Pakistan v Scotland, Group-B
Neil Hallam - 20 May 1999
Scotland wilt under Wasim
Pakistan (261-6) bt Scotland (167) by 94 runs
Scotland's Gavin Hamilton celebrates the wicket of Pakistani batsman Salim Malik
THE proud thistle which Australia found so prickly to grasp last weekend was mown down by the whirling blades of Pakistan's Shoaib Akhtar and Wasim Akram.
The flower of Scotland bloomed in the sappy heat of the morning as Pakistan collapsed to 92 for five in 27 overs but was all but uprooted when, in pursuit of a victory target of 262, the Scots were reduced to 19 for five by Shoaib's opening blast of three for six in five overs and Wasim's two for 18 in seven.
The result was beyond dispute from that point but Gavin Hamilton's pugnacious 76 - the first-ever World Cup half-century for Scotland repaired Caledonian self-esteem and Pakistan had to be content with a victory margin of 94 runs.
Not that contentment was much in evidence at the after-match press conference as Wasim, Pakistan's captain, complained about the pitch and the problems his side had endured during their warm-up programme.
``It was fine all day yesterday so why was the pitch covered instead of being allowed to see the sun?'' he asked. ``Is somebody being instructed that we must not get flat pitches?
``The ball was all over the place in the morning. It was more than abnormal and it was even more of a problem because bad weather meant that we did not get a single full warm-up game.
``Can you imagine what would be said if England or Australia came to Pakistan and could not get any proper practice before such a big tournament?''
Wasim was also critical of his batsmen, insisting: ``They must show more responsibility and learn to leave the ball when it's swinging and seaming. Our fielding was also poor.''
Pakistan's heavy reliance on their new-ball pair was clearly demonstrated here and the sight of Shoaib trudging off only one over into an unrewarded second spell initially seemed more of a worry than the flimsiness of their upper batting.
The first bulletin was that Shoaib had a sore knee but Wasim rather mysteriously added: ``He goes through phases. I'm sure he will be okay and bowl faster against Australia.''
A notch below his recorded maximum of 96 mph, Shoaib was still too rapid for the club players of Scotland's upper order.
Wasim's own value to his side is, if anything even more crucial, as his 37 off 19 balls and final figures of three for 23 clearly demonstrated.
In his first over he cut one back to penetrate Bruce Patterson's defences on the back foot and Scotland's worst fears were realised as Shoaib's pace proved all too much for Mike Smith, Iain Phillip and George Salmon, all groping on the back foot .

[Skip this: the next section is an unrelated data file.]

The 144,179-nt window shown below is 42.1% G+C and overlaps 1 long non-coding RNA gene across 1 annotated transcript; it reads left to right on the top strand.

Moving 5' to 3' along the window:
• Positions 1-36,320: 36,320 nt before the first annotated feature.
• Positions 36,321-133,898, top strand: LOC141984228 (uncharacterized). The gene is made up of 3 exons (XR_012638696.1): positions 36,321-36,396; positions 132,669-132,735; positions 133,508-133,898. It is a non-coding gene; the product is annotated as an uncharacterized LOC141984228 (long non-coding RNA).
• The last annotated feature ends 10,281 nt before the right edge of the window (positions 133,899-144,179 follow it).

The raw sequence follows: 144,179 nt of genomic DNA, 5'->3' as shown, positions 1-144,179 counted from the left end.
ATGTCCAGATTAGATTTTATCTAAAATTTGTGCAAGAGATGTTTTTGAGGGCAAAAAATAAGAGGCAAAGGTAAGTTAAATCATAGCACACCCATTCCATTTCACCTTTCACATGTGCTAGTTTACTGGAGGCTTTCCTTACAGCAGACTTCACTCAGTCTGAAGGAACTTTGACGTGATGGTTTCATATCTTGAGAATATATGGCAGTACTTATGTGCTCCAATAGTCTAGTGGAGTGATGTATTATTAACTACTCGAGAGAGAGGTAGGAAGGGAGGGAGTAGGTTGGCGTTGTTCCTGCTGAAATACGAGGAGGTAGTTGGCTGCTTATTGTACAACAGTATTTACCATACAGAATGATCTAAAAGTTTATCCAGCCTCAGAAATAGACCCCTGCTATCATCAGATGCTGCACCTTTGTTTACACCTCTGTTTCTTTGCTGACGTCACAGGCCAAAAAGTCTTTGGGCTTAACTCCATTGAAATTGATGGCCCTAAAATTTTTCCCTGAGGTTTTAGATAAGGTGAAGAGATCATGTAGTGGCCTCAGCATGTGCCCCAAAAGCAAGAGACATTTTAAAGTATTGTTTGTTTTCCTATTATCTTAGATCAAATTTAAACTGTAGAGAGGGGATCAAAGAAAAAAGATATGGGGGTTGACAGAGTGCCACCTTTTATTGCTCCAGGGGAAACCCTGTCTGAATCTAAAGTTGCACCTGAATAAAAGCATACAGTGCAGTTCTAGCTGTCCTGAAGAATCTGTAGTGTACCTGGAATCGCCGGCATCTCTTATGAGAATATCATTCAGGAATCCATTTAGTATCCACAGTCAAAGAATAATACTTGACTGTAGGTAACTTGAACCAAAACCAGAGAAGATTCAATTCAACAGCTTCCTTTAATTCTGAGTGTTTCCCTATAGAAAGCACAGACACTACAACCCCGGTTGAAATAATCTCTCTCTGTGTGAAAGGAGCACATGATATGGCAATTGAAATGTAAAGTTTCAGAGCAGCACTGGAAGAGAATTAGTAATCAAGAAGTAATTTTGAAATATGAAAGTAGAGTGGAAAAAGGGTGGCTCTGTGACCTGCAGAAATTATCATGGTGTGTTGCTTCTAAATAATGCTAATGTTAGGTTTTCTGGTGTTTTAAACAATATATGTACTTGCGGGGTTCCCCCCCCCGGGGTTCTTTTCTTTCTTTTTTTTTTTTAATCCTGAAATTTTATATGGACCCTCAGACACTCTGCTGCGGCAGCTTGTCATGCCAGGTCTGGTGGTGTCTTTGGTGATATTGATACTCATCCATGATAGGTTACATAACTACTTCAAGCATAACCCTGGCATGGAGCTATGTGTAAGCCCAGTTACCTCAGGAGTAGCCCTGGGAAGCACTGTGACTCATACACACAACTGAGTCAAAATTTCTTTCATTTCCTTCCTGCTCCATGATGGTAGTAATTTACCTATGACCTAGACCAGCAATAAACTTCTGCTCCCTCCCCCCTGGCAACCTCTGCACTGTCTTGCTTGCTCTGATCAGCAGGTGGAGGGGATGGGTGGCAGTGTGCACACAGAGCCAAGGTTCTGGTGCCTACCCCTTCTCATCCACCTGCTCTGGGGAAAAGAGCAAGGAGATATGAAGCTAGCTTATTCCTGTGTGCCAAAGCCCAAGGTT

Wasim again nipped one back to beat Ian Stanger but the gentler pace of Pakistan's second-line bowlers permitted sterner resistance from Hamilton and James Brinkley in a stand worth 62 in 17 overs.
Brinkley's diligence ended with a mistimed pick-up to short square-leg and Hamilton, finding another durable ally in Alec Davies, roused Scottish support with a flurry of muscular blows in passing 50 off 90 balls.
A stand of 61 in nine overs had Pakistan looking distinctly ragged but once Davies swatted a slow full toss to gully the innings quickly folded.
Hamilton, who hit three sixes and three fours, was last to go, utterly deceived by Wasim's slower ball, and with bowling figures of two for 36 must have been a strong contender for the man-of-the-match award.
Instead it went to Yousuf Youhana, whose increasingly aggressive unbeaten 81 off 119 balls did most to spare Pakistan embarrassment. Until he, Moin Khan and Wasim took charge, Pakistan's position among the World Cup favourites looked decidedly perverse.
Shahid Afridi ran himself out and when Saeed Anwar's lean spell continued with a dart at Asim Butt's away-swing, the jitters well and truly set in.
Abdul Razzaq and Salim Malik wafted around balls which called for a straight bat and the Pakistani drums fell silent when Inzamam-ul-Haq betrayed his patience with a head-back lunge at the off-spin of Nick Dyer.
Source: The Electronic Telegraph
Editorial comments can be sent to The Electronic Telegraph at firstname.lastname@example.org